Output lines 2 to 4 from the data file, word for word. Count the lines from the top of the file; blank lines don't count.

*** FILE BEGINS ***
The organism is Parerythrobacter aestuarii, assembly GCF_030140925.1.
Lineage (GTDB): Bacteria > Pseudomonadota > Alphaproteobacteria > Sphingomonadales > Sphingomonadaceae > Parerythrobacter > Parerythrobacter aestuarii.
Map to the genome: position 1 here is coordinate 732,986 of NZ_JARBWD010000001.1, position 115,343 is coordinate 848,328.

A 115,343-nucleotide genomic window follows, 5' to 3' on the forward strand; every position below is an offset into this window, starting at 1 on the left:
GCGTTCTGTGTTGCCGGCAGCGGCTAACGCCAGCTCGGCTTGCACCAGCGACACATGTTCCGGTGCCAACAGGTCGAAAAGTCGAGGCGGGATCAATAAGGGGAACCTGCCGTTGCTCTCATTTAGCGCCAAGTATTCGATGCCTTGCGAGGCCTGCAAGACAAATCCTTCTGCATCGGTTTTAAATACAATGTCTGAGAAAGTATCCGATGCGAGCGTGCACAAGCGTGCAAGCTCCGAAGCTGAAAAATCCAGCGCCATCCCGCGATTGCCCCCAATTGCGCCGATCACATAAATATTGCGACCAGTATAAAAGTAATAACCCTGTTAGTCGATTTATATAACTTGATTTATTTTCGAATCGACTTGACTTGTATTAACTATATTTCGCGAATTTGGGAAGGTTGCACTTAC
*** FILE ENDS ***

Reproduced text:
Lineage (GTDB): Bacteria > Pseudomonadota > Alphaproteobacteria > Sphingomonadales > Sphingomonadaceae > Parerythrobacter > Parerythrobacter aestuarii.
Map to the genome: position 1 here is coordinate 732,986 of NZ_JARBWD010000001.1, position 115,343 is coordinate 848,328.

A 115,343-nucleotide genomic window follows, 5' to 3' on the forward strand; every position below is an offset into this window, starting at 1 on the left: